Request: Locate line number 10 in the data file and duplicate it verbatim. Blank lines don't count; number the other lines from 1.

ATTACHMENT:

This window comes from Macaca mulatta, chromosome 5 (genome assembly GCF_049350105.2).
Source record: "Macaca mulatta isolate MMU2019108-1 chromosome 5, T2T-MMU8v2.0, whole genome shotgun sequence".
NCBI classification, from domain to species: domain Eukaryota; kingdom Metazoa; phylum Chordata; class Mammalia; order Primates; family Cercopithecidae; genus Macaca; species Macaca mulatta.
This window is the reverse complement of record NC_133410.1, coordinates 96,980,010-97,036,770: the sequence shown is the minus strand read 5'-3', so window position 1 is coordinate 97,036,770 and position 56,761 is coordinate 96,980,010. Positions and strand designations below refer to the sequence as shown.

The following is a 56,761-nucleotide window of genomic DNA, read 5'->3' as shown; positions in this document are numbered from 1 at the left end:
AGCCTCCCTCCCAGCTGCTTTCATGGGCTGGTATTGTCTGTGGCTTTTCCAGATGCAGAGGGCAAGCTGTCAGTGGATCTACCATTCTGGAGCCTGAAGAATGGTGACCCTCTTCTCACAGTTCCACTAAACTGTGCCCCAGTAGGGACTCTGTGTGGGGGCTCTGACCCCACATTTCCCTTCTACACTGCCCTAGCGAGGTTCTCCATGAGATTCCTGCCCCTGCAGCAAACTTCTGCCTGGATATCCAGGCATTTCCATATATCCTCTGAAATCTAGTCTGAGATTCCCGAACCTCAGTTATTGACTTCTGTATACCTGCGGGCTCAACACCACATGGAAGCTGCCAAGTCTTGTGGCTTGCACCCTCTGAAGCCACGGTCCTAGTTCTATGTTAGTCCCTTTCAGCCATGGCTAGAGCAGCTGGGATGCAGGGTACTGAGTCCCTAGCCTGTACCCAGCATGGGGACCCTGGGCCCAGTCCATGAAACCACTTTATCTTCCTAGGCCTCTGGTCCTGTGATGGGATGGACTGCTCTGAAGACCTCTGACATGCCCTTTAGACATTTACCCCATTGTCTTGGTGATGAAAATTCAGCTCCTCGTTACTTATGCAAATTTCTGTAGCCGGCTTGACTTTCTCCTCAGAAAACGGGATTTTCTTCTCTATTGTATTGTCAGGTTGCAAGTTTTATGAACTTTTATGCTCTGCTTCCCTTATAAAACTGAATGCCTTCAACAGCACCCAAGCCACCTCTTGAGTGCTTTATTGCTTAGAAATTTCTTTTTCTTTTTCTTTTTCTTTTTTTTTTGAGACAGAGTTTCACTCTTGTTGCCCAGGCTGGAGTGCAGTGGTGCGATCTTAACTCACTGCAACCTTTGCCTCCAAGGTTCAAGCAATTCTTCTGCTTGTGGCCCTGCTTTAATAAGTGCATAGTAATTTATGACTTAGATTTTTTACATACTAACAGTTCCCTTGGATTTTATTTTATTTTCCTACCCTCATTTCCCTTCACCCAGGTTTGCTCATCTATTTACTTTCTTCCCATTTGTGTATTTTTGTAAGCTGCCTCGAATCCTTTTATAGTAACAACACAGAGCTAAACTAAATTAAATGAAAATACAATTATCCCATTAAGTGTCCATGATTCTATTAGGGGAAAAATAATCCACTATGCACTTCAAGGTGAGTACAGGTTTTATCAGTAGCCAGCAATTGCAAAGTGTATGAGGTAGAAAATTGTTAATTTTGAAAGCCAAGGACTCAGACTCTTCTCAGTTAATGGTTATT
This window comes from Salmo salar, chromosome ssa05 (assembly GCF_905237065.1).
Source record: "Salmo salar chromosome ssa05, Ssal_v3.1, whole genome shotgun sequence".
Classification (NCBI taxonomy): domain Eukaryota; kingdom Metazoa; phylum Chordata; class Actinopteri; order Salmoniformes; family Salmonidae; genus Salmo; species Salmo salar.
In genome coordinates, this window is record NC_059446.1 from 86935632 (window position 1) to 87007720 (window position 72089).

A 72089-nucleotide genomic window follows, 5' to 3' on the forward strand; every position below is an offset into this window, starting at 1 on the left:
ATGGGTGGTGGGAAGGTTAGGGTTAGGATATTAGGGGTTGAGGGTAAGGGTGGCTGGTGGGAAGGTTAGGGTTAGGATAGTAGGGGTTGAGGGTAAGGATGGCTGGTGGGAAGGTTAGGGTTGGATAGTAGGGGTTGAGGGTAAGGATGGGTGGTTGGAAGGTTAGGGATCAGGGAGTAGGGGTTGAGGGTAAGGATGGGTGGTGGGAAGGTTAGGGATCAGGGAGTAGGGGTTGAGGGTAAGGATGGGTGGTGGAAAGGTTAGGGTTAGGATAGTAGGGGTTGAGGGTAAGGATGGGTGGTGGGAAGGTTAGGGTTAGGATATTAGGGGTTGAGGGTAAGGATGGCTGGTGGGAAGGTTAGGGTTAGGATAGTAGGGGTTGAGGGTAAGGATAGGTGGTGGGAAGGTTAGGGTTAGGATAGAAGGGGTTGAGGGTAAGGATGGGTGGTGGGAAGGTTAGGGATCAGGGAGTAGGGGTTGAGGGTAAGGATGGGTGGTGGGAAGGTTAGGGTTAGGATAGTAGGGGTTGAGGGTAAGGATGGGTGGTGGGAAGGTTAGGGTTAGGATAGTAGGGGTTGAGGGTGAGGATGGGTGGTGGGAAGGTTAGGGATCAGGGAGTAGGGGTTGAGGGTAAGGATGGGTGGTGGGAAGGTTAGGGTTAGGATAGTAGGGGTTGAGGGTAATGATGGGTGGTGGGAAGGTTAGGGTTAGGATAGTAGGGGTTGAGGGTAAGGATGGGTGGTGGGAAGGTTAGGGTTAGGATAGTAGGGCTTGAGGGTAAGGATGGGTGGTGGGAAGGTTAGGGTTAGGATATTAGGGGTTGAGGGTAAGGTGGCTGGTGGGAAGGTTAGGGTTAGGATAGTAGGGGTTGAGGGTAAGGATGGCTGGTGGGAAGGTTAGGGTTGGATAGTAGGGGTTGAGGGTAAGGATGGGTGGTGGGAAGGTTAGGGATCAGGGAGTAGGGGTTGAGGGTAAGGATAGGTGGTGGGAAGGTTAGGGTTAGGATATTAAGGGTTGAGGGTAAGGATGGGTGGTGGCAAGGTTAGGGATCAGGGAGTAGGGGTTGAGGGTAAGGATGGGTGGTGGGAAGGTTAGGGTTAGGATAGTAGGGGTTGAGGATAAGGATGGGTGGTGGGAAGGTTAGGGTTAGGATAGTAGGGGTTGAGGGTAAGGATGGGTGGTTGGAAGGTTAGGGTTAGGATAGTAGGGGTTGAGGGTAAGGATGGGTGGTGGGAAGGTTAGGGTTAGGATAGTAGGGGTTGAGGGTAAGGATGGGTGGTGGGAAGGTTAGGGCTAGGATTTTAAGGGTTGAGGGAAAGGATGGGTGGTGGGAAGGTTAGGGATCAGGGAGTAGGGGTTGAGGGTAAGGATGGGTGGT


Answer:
In genome coordinates, this window is record NC_059446.1 from 86935632 (window position 1) to 87007720 (window position 72089).